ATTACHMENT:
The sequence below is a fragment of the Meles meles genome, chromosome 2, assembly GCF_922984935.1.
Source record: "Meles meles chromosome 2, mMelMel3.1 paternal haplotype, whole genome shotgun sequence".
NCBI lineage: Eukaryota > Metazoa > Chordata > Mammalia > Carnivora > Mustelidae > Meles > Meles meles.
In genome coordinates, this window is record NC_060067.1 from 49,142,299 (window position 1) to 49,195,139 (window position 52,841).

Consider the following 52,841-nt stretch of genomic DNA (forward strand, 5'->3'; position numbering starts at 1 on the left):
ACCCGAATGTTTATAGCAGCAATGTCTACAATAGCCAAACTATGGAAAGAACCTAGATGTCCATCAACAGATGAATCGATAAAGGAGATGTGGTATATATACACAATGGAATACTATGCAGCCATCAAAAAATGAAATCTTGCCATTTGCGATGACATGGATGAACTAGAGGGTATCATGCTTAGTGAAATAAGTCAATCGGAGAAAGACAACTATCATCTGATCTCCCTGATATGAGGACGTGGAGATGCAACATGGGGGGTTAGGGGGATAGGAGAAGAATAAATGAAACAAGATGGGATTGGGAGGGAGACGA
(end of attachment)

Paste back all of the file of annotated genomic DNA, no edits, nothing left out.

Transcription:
The sequence below is a fragment of the Meles meles genome, chromosome 2, assembly GCF_922984935.1.
Source record: "Meles meles chromosome 2, mMelMel3.1 paternal haplotype, whole genome shotgun sequence".
NCBI lineage: Eukaryota > Metazoa > Chordata > Mammalia > Carnivora > Mustelidae > Meles > Meles meles.
In genome coordinates, this window is record NC_060067.1 from 49,142,299 (window position 1) to 49,195,139 (window position 52,841).

Consider the following 52,841-nt stretch of genomic DNA (forward strand, 5'->3'; position numbering starts at 1 on the left):
ACCCGAATGTTTATAGCAGCAATGTCTACAATAGCCAAACTATGGAAAGAACCTAGATGTCCATCAACAGATGAATCGATAAAGGAGATGTGGTATATATACACAATGGAATACTATGCAGCCATCAAAAAATGAAATCTTGCCATTTGCGATGACATGGATGAACTAGAGGGTATCATGCTTAGTGAAATAAGTCAATCGGAGAAAGACAACTATCATCTGATCTCCCTGATATGAGGACGTGGAGATGCAACATGGGGGGTTAGGGGGATAGGAGAAGAATAAATGAAACAAGATGGGATTGGGAGGGAGACGA